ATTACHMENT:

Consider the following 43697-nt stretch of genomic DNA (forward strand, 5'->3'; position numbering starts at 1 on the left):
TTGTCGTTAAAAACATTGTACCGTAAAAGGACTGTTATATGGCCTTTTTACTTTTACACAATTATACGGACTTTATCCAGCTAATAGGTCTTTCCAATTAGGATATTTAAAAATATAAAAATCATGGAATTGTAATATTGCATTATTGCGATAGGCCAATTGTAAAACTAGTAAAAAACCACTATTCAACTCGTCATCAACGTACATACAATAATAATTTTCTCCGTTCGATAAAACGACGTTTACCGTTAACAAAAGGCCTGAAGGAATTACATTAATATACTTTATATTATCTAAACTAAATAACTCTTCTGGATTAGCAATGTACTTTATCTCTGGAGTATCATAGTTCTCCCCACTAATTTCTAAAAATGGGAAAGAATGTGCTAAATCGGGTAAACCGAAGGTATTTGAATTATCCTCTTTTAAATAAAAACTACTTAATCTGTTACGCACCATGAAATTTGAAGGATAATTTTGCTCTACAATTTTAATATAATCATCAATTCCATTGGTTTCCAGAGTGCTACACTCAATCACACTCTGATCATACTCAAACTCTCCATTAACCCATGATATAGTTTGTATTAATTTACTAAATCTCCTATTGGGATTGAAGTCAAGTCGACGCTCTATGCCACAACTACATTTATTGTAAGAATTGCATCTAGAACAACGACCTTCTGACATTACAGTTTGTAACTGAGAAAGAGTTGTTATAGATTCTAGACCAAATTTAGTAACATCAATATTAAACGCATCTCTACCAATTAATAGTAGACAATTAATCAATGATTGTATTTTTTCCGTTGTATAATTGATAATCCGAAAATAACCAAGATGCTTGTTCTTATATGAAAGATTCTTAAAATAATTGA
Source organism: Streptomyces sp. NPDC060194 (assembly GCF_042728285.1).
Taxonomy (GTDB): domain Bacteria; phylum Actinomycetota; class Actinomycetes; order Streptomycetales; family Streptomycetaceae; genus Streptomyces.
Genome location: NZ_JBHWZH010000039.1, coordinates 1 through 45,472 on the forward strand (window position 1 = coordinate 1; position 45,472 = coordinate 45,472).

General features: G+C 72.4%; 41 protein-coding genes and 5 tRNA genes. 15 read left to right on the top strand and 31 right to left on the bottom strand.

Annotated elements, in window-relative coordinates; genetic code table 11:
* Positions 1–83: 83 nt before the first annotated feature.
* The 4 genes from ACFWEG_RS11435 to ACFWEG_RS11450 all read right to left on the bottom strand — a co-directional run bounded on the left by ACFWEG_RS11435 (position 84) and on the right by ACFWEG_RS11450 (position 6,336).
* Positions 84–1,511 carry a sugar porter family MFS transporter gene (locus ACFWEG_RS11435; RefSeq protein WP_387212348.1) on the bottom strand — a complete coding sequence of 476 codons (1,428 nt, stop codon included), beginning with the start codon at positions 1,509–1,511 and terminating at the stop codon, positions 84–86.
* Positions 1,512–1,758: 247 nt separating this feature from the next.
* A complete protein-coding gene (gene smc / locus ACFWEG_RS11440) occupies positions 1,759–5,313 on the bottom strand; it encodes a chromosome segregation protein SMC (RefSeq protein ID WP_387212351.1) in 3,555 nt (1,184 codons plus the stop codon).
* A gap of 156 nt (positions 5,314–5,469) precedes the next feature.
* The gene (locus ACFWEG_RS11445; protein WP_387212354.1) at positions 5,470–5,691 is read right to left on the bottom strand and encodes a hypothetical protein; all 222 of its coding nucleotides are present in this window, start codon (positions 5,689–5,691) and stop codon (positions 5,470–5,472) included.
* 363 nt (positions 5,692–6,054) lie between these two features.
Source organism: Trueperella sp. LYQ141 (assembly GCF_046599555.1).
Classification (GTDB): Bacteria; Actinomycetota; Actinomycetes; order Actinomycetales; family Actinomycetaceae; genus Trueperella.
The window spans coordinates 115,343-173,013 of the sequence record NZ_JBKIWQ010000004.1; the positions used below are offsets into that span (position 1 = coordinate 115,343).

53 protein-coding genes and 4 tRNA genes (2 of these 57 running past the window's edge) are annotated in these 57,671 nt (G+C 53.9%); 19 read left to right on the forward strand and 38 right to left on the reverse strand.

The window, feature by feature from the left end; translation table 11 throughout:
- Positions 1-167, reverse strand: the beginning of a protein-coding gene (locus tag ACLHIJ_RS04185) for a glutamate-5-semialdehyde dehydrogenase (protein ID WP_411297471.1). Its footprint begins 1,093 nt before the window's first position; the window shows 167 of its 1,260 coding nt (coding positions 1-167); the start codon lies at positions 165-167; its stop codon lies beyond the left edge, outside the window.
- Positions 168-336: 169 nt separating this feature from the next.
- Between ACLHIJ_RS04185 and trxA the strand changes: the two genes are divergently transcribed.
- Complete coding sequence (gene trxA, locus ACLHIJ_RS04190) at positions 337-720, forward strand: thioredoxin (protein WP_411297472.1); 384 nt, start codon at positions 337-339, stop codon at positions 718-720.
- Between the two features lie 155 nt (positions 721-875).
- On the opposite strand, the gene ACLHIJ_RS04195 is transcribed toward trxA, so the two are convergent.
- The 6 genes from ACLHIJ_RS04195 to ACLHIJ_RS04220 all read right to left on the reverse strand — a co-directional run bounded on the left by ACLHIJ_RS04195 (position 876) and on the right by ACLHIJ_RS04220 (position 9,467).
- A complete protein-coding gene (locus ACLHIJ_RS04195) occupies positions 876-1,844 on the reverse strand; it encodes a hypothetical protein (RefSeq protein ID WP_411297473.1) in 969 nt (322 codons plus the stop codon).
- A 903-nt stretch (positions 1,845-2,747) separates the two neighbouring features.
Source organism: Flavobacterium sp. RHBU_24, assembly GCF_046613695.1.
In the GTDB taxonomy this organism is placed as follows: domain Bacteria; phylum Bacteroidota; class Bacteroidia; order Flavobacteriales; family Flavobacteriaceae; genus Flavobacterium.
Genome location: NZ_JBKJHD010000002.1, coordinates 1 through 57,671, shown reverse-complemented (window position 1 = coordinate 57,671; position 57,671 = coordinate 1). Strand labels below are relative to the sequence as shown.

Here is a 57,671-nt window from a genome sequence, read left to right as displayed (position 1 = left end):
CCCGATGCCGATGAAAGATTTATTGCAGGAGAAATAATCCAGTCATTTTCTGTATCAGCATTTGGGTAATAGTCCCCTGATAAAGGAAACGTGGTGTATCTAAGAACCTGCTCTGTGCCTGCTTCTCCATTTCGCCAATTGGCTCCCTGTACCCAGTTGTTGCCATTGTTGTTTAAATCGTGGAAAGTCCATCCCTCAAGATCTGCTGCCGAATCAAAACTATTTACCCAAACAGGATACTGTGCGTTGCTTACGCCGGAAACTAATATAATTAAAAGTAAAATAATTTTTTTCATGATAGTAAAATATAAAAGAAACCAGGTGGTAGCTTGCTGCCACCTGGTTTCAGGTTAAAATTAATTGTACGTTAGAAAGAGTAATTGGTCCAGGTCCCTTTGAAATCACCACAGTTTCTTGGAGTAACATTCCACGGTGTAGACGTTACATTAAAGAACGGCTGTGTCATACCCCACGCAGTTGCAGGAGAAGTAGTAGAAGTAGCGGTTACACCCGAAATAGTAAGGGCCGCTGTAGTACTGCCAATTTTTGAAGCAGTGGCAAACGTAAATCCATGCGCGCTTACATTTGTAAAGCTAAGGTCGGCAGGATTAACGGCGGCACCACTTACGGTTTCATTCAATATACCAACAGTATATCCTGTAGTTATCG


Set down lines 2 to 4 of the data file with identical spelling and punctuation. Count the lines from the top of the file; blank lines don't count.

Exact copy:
TTGTCGTTAAAAACATTGTACCGTAAAAGGACTGTTATATGGCCTTTTTACTTTTACACAATTATACGGACTTTATCCAGCTAATAGGTCTTTCCAATTAGGATATTTAAAAATATAAAAATCATGGAATTGTAATATTGCATTATTGCGATAGGCCAATTGTAAAACTAGTAAAAAACCACTATTCAACTCGTCATCAACGTACATACAATAATAATTTTCTCCGTTCGATAAAACGACGTTTACCGTTAACAAAAGGCCTGAAGGAATTACATTAATATACTTTATATTATCTAAACTAAATAACTCTTCTGGATTAGCAATGTACTTTATCTCTGGAGTATCATAGTTCTCCCCACTAATTTCTAAAAATGGGAAAGAATGTGCTAAATCGGGTAAACCGAAGGTATTTGAATTATCCTCTTTTAAATAAAAACTACTTAATCTGTTACGCACCATGAAATTTGAAGGATAATTTTGCTCTACAATTTTAATATAATCATCAATTCCATTGGTTTCCAGAGTGCTACACTCAATCACACTCTGATCATACTCAAACTCTCCATTAACCCATGATATAGTTTGTATTAATTTACTAAATCTCCTATTGGGATTGAAGTCAAGTCGACGCTCTATGCCACAACTACATTTATTGTAAGAATTGCATCTAGAACAACGACCTTCTGACATTACAGTTTGTAACTGAGAAAGAGTTGTTATAGATTCTAGACCAAATTTAGTAACATCAATATTAAACGCATCTCTACCAATTAATAGTAGACAATTAATCAATGATTGTATTTTTTCCGTTGTATAATTGATAATCCGAAAATAACCAAGATGCTTGTTCTTATATGAAAGATTCTTAAAATAATTGA
Source organism: Streptomyces sp. NPDC060194 (assembly GCF_042728285.1).
Taxonomy (GTDB): domain Bacteria; phylum Actinomycetota; class Actinomycetes; order Streptomycetales; family Streptomycetaceae; genus Streptomyces.